|Opening Film (1)||New Currents (18)|
|Asian Spectrum: Chinese Women’s Cinema in the New Century (6)||Polemics: The Places (8)|
|Ani-x: Dream, Mind and Reality in Animation (36)||Korean Cinema Retrospective: Seoul Flâneuses (10)|
|Queer Rainbow: the Q word (7)||Open Cinema (4)|
|Asian Short Film & Video Competition (16)||Dacumentary Ock Rang Award (1)|
|Media Workshop for Women Migrants: Salad Woman with a Camera of Hope (8)|
Synopsis Program Note
‘I’ am curious as to how my dad came to have such conviction in his support of the conservative party despite his poverty and set off for my hometown of Daegu right before the local elections on June 2nd, 2010. A new kind of ‘Family Documentary’ that takes a sharp jab at the mindset of Korean society’s conservative class and conflict between generations.
The provocative title of the documentary refers to the day when KIM Dae-joong became president and many said “If that guy becomes the president, the country will be ruined.” The director takes this comment and her question “Why does my father support the conservative party even though he is poor?” as she heads for her hometown of Daegu right before the June 2nd elections. This documentary is a record of the interview with her father in Daegu, a place known for being conservative party territory. This is a kind of ‘family documentary’ and is a new attempt in the sense that instead of having politics in the context of the family conflict, it brings real political issues into the family.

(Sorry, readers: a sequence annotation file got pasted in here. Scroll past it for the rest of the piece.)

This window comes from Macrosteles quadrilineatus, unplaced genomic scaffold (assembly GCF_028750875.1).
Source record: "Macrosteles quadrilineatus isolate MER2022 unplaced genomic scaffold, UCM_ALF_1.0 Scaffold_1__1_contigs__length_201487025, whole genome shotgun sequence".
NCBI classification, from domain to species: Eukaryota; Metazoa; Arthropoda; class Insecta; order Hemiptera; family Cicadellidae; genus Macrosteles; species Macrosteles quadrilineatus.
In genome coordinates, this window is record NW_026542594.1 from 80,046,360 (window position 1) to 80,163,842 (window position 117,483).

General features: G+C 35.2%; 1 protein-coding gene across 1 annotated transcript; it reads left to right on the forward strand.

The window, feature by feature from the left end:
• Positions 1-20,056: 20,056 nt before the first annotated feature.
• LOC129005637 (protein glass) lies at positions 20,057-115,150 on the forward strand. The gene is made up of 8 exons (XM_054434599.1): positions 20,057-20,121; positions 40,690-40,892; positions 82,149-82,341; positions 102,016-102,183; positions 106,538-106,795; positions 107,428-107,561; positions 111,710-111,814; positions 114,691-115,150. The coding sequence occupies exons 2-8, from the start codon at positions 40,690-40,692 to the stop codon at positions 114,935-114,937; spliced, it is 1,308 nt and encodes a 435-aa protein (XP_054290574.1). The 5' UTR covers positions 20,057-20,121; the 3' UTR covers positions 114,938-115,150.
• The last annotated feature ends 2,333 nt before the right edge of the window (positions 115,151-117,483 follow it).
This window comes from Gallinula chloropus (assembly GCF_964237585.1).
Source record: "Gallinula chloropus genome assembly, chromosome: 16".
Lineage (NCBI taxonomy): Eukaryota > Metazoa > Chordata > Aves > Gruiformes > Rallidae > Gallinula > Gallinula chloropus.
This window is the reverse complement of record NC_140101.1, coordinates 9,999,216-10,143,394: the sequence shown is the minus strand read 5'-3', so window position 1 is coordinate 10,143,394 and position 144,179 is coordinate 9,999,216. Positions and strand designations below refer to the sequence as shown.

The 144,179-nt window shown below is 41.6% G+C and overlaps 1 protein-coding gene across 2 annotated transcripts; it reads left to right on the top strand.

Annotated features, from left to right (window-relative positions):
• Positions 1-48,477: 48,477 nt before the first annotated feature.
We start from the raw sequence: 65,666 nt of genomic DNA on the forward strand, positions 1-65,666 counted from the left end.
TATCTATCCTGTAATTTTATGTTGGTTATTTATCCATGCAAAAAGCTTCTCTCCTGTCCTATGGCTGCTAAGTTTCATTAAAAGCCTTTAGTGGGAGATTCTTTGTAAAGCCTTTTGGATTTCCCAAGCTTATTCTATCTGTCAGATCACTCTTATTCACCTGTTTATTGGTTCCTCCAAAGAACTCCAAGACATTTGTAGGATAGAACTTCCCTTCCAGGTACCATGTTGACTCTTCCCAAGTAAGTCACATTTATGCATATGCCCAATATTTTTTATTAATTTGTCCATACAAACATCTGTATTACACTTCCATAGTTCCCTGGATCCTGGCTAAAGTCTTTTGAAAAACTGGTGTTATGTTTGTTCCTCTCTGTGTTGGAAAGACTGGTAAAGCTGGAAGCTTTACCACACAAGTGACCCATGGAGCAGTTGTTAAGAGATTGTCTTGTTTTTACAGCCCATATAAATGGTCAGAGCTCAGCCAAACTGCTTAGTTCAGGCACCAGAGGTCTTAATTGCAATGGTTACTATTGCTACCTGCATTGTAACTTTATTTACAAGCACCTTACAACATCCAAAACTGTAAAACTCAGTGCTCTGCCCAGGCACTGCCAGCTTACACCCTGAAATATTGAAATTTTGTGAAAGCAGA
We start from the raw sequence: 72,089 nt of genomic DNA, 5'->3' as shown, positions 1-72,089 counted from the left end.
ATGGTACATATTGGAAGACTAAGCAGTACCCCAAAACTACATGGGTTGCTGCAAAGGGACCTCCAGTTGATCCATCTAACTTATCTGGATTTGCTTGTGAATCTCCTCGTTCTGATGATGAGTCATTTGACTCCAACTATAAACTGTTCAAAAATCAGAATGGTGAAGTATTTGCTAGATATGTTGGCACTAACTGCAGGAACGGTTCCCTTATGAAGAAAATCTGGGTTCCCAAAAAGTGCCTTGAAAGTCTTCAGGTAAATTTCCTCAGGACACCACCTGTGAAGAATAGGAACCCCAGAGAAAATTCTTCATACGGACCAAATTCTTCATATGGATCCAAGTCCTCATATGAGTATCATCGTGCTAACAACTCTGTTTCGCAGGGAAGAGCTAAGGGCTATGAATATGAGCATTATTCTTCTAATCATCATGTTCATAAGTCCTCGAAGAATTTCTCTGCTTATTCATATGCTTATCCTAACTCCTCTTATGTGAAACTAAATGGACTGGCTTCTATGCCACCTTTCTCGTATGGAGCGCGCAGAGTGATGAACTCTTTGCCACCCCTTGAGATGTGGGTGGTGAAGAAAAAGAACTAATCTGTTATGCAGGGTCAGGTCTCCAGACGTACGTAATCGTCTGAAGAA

The Day that Bastard Became President has a simple form with an interview with the father who accepts poverty as life and is a supporter of the conservative party. It is also about the thoughts of the director who supports the progressive party, while exploring into the mentality of the ‘common people’ who support the conservative party. Furthermore, the film looks into the various points of conflicts between generations. The point at which the circuitry of conservatism is exposed as being supported by regional mentality, anti-communism, and Christianity is quite interesting. The gap between the father and the daughter who hold different political views is not bridged in a short time, but the two understand each other a little better by the end of the film. (KWON Eun-sun)
SON Kyung-hwaSON Kyung-hwa
SON Kyung-hwa started film making by participating in a documentary Shared Streets (2008) as an assistant director. Her codirected documentary Dog Talk (2009) were screened at Gwangju Human Rights Film Festival, Seoul Independent Documentary film & Video Festival, Women Make Waves in Taiwan, Women’s Film Festival in Incheon. She participated in a documentary 77 days (2010) as an assistant director and Mother and 2 lines (2011) as a director of photography.